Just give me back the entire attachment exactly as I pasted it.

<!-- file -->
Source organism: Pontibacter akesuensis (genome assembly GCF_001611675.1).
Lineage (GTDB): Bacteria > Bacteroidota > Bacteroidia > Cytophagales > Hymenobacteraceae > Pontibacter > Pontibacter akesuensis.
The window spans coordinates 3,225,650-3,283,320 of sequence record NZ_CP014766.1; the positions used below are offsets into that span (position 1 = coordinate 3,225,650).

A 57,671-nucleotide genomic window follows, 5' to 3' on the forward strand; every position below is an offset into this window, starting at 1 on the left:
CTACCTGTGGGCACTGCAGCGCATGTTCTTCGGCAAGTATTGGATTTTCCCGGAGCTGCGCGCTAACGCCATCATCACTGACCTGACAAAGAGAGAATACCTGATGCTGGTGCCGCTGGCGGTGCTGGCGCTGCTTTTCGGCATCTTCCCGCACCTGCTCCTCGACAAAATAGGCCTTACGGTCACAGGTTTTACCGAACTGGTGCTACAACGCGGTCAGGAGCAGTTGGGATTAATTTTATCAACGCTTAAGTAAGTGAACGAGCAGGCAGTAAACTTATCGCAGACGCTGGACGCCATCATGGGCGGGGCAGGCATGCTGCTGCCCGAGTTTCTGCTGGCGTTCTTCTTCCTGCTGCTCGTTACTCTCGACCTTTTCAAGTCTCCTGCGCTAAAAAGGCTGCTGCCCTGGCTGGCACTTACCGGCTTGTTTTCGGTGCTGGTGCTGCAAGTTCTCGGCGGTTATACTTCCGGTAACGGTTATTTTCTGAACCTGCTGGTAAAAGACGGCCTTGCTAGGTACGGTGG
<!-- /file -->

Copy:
Source organism: Pontibacter akesuensis (genome assembly GCF_001611675.1).
Lineage (GTDB): Bacteria > Bacteroidota > Bacteroidia > Cytophagales > Hymenobacteraceae > Pontibacter > Pontibacter akesuensis.
The window spans coordinates 3,225,650-3,283,320 of sequence record NZ_CP014766.1; the positions used below are offsets into that span (position 1 = coordinate 3,225,650).

A 57,671-nucleotide genomic window follows, 5' to 3' on the forward strand; every position below is an offset into this window, starting at 1 on the left:
CTACCTGTGGGCACTGCAGCGCATGTTCTTCGGCAAGTATTGGATTTTCCCGGAGCTGCGCGCTAACGCCATCATCACTGACCTGACAAAGAGAGAATACCTGATGCTGGTGCCGCTGGCGGTGCTGGCGCTGCTTTTCGGCATCTTCCCGCACCTGCTCCTCGACAAAATAGGCCTTACGGTCACAGGTTTTACCGAACTGGTGCTACAACGCGGTCAGGAGCAGTTGGGATTAATTTTATCAACGCTTAAGTAAGTGAACGAGCAGGCAGTAAACTTATCGCAGACGCTGGACGCCATCATGGGCGGGGCAGGCATGCTGCTGCCCGAGTTTCTGCTGGCGTTCTTCTTCCTGCTGCTCGTTACTCTCGACCTTTTCAAGTCTCCTGCGCTAAAAAGGCTGCTGCCCTGGCTGGCACTTACCGGCTTGTTTTCGGTGCTGGTGCTGCAAGTTCTCGGCGGTTATACTTCCGGTAACGGTTATTTTCTGAACCTGCTGGTAAAAGACGGCCTTGCTAGGTACGGTGG